I could go on and on about trying to psychoanalyze and pick apart the nuances of messages of this nature. It’s nothing short of toying and manipulating the feelings and emotions of the people who have, quite foolishly if I’m being honest, entrusted you to be some sort of staple on their daily doings. They live vicariously through you, the social media “personality” that you present anyway, and now you’ve decided to take it away by leaving altogether – and in such a sudden and unexpected way. And so, because the vast majority loathes change, this audience of yours reacts, responds, and tries ever-so hard to get you to change your mind.
To be quite honest: it’s damn-near abusive, if you ask me. Which is the point, when it’s all said and done. For many (namely the ones who inspired this piece, in the first place) it’s a recurring thing. It’s that old SNL joke about Ross Perot, back in the day – claiming he was going to quit, then at the last minute staying in the race: “I quit!… Well, now I’m back. I quit!… And now I’m back.” And the unfortunate thing is that this becomes such a norm that it’s almost Pavlovian in its execution – to the point where those affected by it, who clamor at their keyboards and beg for the person “leaving” to change their mind, see no problem in this treatment.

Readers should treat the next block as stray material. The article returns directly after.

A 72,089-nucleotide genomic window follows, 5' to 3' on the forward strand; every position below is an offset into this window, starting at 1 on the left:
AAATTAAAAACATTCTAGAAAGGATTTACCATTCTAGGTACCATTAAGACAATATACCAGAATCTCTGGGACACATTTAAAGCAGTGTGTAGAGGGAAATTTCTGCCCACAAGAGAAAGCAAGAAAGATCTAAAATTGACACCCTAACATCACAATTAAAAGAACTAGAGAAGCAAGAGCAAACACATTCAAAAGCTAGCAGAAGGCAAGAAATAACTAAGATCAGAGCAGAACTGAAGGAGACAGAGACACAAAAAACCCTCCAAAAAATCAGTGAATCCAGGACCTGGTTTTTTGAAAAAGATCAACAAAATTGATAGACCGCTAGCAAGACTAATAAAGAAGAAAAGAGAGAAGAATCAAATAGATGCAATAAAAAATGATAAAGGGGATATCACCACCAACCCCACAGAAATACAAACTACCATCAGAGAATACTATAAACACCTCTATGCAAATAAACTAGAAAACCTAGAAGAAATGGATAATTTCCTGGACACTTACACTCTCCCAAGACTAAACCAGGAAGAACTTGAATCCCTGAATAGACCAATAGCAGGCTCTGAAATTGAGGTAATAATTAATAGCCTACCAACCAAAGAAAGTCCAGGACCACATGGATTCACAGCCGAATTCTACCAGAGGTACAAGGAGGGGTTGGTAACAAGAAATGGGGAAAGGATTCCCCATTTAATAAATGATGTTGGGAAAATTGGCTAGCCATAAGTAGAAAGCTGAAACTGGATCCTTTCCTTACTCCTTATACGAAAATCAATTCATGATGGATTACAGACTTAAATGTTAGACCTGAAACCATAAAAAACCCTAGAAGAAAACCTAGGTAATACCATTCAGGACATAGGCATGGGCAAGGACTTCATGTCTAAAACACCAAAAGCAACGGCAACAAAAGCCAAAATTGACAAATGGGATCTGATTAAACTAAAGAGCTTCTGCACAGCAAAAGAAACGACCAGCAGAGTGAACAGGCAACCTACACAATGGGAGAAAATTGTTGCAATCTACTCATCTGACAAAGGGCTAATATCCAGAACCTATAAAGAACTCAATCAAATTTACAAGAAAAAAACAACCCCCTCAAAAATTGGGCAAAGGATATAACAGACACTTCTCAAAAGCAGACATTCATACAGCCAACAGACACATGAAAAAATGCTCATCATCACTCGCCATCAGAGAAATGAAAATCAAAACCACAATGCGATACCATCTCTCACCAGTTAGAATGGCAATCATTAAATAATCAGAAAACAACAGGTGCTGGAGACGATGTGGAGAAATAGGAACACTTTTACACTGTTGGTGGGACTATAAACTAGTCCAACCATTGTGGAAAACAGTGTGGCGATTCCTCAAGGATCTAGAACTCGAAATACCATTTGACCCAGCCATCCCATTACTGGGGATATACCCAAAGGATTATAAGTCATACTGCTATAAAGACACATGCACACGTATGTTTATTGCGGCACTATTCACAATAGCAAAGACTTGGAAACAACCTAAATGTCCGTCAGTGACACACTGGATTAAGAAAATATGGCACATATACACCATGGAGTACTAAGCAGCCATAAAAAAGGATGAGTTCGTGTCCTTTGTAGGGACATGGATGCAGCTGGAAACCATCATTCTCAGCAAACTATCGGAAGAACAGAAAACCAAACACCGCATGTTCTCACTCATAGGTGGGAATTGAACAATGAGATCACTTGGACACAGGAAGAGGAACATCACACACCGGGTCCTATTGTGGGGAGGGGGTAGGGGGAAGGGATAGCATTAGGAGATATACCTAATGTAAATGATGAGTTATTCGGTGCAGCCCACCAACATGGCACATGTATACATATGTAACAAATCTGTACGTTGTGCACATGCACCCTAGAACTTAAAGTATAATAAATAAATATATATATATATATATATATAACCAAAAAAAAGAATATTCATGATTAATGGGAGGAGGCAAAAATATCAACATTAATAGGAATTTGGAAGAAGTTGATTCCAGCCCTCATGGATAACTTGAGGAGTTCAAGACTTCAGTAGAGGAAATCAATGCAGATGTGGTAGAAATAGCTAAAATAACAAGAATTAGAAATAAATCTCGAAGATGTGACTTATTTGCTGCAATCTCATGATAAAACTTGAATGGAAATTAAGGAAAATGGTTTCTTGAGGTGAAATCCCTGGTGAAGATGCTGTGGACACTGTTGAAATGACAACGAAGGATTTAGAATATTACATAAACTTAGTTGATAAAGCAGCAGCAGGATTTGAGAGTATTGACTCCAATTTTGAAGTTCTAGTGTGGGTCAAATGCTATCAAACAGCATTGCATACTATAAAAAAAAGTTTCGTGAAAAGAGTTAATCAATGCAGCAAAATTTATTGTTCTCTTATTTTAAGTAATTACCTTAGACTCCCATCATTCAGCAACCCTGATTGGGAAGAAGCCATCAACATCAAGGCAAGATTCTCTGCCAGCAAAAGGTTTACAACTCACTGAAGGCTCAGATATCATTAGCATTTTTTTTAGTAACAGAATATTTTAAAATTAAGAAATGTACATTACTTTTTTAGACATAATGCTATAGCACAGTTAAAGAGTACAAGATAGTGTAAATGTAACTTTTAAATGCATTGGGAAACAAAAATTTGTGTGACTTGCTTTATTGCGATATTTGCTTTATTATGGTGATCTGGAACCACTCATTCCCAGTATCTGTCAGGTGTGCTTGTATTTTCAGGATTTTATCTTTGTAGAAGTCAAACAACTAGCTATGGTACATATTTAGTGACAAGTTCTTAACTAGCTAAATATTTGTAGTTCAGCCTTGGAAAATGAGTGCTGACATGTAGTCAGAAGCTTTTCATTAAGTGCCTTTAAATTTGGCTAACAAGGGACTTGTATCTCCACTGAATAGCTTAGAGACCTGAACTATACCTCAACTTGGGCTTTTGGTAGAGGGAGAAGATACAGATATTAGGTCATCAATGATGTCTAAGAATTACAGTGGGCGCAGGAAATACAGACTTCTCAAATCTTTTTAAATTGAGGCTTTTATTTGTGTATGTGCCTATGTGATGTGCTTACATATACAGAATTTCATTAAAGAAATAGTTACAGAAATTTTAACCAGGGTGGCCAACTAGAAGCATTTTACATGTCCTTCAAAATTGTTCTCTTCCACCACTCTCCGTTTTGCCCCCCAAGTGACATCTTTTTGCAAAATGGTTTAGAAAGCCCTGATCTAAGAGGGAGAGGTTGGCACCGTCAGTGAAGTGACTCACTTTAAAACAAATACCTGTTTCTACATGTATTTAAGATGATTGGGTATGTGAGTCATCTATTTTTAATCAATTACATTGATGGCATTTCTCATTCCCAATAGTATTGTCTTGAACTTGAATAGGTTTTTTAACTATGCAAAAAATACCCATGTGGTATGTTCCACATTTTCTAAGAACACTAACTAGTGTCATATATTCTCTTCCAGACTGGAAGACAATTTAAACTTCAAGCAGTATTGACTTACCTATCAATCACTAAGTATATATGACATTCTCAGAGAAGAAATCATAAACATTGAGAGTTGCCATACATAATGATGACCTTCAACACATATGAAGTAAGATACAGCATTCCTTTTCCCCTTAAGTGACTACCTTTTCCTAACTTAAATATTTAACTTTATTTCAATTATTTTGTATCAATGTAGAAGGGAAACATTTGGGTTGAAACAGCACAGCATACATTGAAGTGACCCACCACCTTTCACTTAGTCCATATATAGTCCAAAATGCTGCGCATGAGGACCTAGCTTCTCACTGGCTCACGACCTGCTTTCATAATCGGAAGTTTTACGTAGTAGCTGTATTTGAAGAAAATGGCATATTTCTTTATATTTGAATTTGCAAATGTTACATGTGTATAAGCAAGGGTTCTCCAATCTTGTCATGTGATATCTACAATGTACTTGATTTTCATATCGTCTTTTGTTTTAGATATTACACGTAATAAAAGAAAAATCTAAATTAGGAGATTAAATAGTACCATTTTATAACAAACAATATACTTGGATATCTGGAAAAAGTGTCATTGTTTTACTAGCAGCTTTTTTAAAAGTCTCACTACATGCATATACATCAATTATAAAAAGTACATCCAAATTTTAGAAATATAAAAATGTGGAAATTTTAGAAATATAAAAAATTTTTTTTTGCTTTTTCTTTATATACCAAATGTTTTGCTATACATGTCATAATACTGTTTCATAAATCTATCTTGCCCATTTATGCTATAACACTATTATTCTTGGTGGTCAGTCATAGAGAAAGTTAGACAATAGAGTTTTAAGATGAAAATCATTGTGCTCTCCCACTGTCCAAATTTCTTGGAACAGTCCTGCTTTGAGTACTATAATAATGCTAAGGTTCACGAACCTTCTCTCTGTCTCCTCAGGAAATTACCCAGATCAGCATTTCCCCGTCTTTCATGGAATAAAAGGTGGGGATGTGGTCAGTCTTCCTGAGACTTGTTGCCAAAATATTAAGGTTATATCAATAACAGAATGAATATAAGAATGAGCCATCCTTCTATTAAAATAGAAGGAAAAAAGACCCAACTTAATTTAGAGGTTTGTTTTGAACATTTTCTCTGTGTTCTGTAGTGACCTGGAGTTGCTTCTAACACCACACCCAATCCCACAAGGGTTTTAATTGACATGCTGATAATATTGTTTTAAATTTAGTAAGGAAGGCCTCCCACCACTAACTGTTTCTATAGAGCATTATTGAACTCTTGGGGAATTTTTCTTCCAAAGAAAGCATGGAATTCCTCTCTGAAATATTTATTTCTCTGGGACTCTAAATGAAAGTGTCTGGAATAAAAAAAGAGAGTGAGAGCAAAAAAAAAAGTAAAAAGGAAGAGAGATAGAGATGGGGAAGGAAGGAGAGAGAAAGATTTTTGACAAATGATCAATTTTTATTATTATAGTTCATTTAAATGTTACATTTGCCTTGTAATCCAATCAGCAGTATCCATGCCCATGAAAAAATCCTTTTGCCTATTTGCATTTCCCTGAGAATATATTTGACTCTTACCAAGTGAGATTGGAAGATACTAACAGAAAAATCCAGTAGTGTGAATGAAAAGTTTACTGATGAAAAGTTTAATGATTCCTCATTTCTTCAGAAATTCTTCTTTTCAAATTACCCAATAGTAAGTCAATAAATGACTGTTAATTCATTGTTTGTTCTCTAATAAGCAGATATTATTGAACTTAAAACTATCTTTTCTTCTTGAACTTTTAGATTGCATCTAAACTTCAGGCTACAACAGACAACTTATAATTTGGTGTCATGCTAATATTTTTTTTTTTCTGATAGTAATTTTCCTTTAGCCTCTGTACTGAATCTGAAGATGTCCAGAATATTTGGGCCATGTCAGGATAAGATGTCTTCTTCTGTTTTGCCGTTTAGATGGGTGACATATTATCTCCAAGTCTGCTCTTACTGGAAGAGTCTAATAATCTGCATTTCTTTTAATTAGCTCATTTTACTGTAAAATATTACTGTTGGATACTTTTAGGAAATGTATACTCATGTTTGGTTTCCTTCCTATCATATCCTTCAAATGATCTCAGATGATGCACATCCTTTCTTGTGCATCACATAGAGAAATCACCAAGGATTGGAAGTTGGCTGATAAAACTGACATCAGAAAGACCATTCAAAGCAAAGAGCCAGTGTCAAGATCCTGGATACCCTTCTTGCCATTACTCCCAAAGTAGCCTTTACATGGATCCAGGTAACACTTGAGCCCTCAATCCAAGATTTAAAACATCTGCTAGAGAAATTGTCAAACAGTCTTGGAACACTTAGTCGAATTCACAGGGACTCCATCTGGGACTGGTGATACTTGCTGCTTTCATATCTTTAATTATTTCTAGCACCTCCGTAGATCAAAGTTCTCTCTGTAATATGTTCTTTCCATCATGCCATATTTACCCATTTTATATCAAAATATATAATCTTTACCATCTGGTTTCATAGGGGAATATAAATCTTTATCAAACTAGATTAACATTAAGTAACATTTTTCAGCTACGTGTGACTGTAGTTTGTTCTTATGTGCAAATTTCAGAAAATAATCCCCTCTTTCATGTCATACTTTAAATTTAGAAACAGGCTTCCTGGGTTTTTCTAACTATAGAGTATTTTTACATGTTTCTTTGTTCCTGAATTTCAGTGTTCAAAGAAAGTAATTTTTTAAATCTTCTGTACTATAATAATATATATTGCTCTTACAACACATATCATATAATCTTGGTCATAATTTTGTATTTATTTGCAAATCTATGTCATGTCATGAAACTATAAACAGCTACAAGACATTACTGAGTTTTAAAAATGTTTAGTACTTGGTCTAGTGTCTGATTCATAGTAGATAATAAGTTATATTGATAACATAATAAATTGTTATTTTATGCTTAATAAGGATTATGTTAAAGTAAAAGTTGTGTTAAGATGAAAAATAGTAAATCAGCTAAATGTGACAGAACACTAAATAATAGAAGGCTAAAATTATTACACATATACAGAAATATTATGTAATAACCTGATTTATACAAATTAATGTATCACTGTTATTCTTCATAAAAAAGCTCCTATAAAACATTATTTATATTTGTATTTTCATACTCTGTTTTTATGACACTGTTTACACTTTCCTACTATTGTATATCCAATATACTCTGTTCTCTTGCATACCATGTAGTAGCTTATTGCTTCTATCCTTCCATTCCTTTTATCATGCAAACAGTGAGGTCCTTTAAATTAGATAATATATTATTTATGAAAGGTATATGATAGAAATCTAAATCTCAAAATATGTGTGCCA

This subject inspired me to make it an official “Table-Flip Tuesday” post. In the process of writing out the first few paragraphs, I ran out of steam for the long-hand presentation; however, I still had a bit left to post a series of Tweets, as a means of keeping up some motivation for this post, while figuring out how best to express what I was truly feeling in my wanting to flip a table over this particular subject.